After 20 years of activism across the country, anti-Israel groups appear to be one step closer to achieving their stated goal of forcing universities to boycott, divest and sanction (BDS) Israel.

All across the country, schools are capitulating to the demands of protesters waving flags of Hamas and Hezbollah. The protests have been led by students and professional activists in many parts of the country, and in a first, at the New School, the protests aren’t just faculty-supported, but faculty-led.

In a shameful surrender to demonstrations that violated several university policies, Brown and Northwestern agreed to hold formal votes to divest from companies doing business in Israel. Harvard and Rutgers also capitulated to pro-Hamas protesters and agreed to put divestment from Israel onto the negotiating table. Even if the efforts at these schools prove to be successful, this is a far cry from the 155 universities that formally cut ties with South Africa in the 1980s as a protest to the country’s record on apartheid.

Until now, the debate over BDS has largely been isolated to the halls of student government. Despite 50 campuses passing resolutions encouraging their college administration to cut ties with Israel over the past two decades, not a single university has formally done so. Instead, many of America’s elite universities have doubled down on their relationship with the Jewish state. The number of study abroad programs to Israel increased during the same time period. Columbia University, the epicenter of today’s battle, introduced a dual degree program with Tel Aviv University in 2019, where students split their time between the two universities.

Despite their record of failure thus far, why are anti-Israel groups continuing to push for BDS against Israel? The answer is their intention isn’t just to discontinue what are often meager contributions by their university to Israeli companies, it is to make campus inhospitable to Jewish life.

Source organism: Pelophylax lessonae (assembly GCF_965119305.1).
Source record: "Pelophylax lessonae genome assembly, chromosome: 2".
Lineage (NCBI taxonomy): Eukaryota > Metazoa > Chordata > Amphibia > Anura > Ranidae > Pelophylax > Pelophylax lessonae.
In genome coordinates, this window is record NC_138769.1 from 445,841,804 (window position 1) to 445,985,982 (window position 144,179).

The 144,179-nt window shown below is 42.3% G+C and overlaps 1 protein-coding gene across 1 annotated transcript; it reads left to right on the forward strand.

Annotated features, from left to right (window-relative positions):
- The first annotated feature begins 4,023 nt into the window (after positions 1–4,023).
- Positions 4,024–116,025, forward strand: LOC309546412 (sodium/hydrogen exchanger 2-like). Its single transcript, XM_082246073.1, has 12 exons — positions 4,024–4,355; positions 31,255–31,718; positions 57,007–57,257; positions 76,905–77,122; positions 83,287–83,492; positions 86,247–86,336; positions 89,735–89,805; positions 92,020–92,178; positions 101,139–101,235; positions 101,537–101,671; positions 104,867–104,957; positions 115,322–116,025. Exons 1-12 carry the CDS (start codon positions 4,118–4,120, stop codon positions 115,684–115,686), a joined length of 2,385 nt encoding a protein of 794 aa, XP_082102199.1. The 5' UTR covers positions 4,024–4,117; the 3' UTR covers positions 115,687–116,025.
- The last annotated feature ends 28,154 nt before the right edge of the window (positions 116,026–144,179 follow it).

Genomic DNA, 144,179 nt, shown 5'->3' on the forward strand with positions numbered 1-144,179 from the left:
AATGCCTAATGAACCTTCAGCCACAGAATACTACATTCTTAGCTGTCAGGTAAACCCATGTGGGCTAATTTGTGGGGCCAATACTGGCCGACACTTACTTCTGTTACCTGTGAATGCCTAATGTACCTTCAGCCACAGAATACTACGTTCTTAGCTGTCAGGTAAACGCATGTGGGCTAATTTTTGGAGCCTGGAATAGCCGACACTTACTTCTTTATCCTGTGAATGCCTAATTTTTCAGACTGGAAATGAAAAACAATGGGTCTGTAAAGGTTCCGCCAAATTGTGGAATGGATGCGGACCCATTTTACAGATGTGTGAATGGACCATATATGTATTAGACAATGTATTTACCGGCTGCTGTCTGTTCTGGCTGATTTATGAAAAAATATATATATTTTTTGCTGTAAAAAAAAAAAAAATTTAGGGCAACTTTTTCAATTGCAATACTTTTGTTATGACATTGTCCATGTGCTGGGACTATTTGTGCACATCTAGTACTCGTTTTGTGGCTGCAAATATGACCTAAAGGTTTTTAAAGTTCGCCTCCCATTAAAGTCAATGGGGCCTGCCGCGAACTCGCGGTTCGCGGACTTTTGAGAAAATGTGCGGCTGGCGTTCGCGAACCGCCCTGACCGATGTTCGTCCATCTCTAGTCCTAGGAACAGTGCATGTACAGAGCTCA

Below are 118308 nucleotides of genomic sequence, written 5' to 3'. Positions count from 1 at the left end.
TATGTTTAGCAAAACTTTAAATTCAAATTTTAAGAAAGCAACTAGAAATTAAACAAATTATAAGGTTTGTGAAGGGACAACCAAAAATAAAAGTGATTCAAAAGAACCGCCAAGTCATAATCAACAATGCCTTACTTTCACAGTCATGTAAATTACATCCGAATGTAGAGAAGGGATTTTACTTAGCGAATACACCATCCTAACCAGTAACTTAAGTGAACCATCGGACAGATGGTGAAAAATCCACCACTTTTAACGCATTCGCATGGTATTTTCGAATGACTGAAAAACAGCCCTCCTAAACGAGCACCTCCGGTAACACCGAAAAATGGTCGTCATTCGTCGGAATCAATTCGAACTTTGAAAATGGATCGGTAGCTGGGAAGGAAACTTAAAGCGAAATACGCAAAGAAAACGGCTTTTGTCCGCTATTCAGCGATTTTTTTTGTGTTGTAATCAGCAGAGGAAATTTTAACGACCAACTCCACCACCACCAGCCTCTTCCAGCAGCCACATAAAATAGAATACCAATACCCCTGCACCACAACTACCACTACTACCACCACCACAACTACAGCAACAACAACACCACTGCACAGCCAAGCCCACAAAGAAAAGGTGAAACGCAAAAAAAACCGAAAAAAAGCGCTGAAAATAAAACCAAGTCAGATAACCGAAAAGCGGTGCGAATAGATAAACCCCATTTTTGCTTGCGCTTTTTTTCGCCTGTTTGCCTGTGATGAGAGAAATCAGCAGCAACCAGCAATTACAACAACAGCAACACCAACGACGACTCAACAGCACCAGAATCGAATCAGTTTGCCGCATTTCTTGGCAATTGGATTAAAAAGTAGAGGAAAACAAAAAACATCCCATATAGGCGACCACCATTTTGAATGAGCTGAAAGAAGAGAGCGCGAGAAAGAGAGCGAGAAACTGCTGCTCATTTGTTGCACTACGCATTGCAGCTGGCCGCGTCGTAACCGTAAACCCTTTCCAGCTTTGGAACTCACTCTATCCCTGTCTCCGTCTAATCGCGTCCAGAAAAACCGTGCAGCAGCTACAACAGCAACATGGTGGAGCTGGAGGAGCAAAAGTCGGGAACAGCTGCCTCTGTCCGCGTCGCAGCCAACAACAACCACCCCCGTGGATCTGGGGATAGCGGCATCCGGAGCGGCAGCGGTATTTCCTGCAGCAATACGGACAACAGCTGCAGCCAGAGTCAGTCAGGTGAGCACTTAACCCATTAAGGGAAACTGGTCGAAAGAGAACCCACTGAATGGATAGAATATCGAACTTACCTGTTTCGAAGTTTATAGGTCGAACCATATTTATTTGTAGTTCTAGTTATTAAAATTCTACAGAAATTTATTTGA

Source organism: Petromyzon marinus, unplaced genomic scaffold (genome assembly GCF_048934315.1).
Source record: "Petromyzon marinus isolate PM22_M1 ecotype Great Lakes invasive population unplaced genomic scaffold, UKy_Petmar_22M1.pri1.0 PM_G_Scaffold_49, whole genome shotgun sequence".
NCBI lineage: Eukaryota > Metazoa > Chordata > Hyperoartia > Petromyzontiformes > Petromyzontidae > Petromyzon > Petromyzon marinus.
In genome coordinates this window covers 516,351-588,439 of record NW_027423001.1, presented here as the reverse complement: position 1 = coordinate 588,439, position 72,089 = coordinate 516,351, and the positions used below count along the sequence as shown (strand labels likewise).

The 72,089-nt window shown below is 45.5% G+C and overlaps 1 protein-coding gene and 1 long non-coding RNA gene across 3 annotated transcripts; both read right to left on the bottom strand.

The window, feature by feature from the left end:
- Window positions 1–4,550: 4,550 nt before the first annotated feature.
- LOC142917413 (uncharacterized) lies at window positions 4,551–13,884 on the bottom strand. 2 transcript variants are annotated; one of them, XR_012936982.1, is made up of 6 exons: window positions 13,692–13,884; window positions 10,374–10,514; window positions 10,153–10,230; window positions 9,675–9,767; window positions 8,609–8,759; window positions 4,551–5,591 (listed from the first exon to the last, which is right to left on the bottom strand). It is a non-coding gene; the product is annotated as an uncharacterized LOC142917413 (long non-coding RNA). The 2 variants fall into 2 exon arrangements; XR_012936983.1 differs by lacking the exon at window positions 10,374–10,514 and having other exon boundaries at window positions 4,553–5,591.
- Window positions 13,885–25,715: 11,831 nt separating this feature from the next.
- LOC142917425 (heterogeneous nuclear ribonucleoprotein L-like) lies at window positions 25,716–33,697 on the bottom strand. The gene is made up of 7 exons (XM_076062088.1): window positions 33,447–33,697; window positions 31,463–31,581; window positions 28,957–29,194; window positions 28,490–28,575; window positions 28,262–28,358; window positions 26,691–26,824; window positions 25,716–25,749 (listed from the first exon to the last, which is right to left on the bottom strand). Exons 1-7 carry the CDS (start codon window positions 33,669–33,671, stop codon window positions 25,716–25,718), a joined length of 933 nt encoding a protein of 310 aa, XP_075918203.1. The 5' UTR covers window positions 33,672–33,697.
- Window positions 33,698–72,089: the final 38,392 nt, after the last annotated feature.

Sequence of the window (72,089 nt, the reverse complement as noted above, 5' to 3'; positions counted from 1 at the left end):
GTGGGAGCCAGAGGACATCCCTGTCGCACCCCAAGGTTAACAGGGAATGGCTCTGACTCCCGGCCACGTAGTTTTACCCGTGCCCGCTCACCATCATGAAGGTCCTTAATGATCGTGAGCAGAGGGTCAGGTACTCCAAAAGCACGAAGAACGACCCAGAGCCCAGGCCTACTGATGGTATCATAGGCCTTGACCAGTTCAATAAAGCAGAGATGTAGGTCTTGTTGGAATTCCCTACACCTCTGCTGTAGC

Friends of the Jewish state must internalize this to understand their true intentions and, ultimately, to devise a plan to fight back.

Extremist activists want to force all Jewish students to make a choice: you can choose to be accepted on campus and accepted in society. Or you can choose to be a proud Zionist Jew. But you cannot choose both.

How do advocates for the Jewish state begin to fight back when anti-Israel groups orchestrate social pressure campaigns, both on campus and on social media, to confront Jewish students with this dangerous and false binary option?

The answer lies in directly combatting the goal of the anti-Israel mob. If they want to demoralize and dehumanize Jewish students, we must ensure they have pride and confidence in their Jewish identity. This includes investing in identity-forming experiences, whether that means travel to Israel, meaningful encounters with Israeli peers, spending a summer interning at an Israeli company, or volunteering in the Jewish state alongside Israelis.

Numerous studies over the past two decades have proven that peer-based travel to Israel is transformative in shaping Jewish identity, forging stronger connections, and increasing confidence in Jewish young adults. According to a recent study by the Cohen Center at Brandeis University, less than a third of Birthright Israel participants felt “very much” connected to Israel prior to their trip to Israel. That number doubled after their 10-day educational experience.

The feeling of connection led to dramatic rates of pro-Israel activism, especially after Oct. 7. The rate of overall involvement in pro-Israel activity more than doubled after their Birthright Israel experience last summer, with those involved in Israel activism three times or more increasing by fourfold.

Over the past few weeks, I have been inspired by the countless number of Jewish students who have courageously stood up to the anti-Israel mobs on their campuses. These students demonstrated resilience in the face of hatred. They did not back down, and they demonstrated that Jewish students will not be intimidated.

The campus debate over Israel is no longer contained to the halls of student government, and it’s never been about divestment. The stakes are much higher now. We must combat this head-on by fueling pride and confidence and fortifying resilience in our Jewish students. We did not choose this battle, but if we do this right, our future leaders will be stronger and better prepared for the battles ahead.